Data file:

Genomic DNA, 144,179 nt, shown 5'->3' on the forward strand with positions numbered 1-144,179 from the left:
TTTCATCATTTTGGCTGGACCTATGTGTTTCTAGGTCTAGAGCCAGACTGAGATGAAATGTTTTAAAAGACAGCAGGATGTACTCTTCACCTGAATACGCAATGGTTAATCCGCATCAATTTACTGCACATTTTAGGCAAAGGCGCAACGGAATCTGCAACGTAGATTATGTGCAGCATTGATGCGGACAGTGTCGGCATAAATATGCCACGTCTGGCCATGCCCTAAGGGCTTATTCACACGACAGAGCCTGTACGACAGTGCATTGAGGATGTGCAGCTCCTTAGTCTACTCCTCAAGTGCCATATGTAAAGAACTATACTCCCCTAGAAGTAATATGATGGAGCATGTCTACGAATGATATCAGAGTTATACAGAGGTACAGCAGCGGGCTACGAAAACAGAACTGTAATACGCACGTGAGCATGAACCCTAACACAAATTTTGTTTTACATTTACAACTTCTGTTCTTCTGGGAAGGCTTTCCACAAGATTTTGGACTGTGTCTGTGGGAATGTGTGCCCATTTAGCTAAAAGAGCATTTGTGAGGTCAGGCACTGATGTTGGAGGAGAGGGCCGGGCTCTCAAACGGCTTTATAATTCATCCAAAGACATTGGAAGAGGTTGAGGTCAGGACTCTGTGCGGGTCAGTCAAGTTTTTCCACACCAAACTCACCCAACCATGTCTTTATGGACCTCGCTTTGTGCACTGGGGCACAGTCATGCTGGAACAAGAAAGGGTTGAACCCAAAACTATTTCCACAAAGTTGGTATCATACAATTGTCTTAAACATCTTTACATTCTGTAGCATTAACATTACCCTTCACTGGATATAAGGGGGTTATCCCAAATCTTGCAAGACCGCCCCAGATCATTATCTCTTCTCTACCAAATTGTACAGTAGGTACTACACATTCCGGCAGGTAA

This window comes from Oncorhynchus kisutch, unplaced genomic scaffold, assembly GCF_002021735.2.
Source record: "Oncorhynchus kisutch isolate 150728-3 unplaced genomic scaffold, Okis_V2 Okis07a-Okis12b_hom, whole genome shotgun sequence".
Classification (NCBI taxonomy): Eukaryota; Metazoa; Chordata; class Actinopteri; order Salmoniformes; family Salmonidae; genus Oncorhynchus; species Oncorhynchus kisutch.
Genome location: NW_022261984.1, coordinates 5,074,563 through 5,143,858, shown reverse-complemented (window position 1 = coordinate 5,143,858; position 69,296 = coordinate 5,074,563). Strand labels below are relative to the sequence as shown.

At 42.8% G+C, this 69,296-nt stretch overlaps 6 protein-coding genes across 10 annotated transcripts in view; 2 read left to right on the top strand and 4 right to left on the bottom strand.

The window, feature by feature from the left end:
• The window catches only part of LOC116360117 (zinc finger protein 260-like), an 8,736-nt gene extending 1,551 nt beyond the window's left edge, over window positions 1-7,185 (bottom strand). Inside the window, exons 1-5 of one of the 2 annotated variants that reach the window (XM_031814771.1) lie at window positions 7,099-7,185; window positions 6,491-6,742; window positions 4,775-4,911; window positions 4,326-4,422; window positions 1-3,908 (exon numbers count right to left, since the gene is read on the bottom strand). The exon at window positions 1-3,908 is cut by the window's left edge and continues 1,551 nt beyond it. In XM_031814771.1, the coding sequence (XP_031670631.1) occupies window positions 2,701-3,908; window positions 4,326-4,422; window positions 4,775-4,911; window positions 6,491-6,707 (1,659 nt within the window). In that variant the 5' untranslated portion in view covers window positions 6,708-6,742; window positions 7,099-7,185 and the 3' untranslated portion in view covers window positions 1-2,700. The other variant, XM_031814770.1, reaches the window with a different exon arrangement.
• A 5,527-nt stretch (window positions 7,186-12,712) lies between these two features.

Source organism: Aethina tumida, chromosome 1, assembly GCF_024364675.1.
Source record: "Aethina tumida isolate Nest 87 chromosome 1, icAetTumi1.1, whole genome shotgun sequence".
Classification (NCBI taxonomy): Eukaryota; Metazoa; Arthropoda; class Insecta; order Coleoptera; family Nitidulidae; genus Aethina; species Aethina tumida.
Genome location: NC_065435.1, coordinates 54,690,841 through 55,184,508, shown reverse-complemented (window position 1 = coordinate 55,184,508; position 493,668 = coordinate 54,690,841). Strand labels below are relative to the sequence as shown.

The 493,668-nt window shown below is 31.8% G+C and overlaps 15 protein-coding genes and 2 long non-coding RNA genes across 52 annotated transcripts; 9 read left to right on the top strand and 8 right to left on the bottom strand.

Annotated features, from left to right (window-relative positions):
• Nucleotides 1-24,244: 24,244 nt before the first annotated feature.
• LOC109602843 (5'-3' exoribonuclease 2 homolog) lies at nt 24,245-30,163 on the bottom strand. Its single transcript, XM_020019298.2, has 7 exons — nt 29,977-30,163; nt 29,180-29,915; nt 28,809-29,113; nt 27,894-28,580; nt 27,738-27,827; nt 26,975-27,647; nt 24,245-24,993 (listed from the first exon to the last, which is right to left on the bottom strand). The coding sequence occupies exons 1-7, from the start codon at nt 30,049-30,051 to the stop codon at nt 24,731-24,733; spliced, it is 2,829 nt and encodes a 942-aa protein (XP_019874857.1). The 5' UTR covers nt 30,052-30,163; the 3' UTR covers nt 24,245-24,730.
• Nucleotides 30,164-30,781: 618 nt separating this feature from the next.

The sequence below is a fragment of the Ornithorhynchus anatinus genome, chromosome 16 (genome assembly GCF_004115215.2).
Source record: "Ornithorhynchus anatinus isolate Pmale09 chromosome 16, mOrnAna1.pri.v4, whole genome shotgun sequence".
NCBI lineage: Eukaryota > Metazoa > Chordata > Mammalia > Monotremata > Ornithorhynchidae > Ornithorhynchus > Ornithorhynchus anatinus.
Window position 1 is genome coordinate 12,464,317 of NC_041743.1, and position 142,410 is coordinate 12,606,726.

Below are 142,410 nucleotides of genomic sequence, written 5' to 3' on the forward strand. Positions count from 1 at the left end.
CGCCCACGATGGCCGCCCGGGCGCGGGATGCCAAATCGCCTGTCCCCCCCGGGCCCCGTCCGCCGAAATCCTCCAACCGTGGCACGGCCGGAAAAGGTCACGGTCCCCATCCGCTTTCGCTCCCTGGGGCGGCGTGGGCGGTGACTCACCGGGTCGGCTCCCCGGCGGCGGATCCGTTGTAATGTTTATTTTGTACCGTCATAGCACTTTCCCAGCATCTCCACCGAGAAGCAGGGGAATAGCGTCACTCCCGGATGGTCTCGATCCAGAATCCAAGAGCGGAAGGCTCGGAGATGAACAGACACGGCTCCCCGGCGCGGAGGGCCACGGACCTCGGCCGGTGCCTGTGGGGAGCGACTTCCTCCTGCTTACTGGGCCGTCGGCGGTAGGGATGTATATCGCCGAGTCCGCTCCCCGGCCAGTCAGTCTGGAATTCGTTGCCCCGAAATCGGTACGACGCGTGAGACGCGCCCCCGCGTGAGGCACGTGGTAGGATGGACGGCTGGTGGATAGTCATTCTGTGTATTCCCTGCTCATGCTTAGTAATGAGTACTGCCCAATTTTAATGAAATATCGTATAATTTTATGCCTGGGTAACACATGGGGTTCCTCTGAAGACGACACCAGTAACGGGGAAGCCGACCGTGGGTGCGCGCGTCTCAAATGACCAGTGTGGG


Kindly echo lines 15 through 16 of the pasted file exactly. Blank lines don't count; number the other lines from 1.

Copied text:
The 493,668-nt window shown below is 31.8% G+C and overlaps 15 protein-coding genes and 2 long non-coding RNA genes across 52 annotated transcripts; 9 read left to right on the top strand and 8 right to left on the bottom strand.

Annotated features, from left to right (window-relative positions):